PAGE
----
Image 1 of 1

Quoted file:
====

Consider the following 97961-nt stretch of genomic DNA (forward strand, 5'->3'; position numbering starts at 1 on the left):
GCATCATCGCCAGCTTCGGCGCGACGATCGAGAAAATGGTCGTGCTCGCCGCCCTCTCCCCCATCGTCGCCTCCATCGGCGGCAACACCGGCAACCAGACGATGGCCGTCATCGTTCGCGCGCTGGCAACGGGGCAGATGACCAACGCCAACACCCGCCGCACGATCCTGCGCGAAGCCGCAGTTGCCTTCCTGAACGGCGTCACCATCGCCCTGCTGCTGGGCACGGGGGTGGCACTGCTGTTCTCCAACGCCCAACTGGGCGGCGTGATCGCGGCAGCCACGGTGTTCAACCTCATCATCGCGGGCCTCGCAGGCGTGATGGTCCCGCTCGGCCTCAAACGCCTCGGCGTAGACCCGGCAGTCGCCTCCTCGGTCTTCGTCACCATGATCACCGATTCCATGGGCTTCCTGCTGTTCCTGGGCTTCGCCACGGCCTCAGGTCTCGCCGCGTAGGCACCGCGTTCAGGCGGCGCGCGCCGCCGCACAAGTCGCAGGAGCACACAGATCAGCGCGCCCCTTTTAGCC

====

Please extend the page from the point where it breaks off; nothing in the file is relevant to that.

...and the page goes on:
Jenn Bruno, DVM, Jeanie Beaston, Paraprofessional, Jocelyn Selin, DVM Student, and Erica Miller, DVM...Employees and volunteers from International Bird Rescue and Tri-State Bird Rescue and Research, Inc. work to triage incoming birds impacted by the Deepwater Horizon Oil Spill.  To date, the treatment facility has seen more than 800 birds brought in by wildlife workers for oil-related injuries and illnesses.  When a bird is covered in oil, it's ability to repel water is severely impacted, leaving many birds without the ability to thermoregulate, forage for food, or properly hydrate.  Incoming birds must first be stabilized, warmed, fed, and hydrated before they are candidates for cleaning.  Once cleaned of oil, the birds are monitored.  Once they are clean and stable, the birds are evaluated for re-release...Deepwater Horizon Oil Spill.  The spill is estimated to be gushing 35,000 to 60,000 barells of oil into the ocean per day.  Difficulties installing monitoring devices at the source have made this number difficult to clearly ascertain.  The spill is among the world's worst.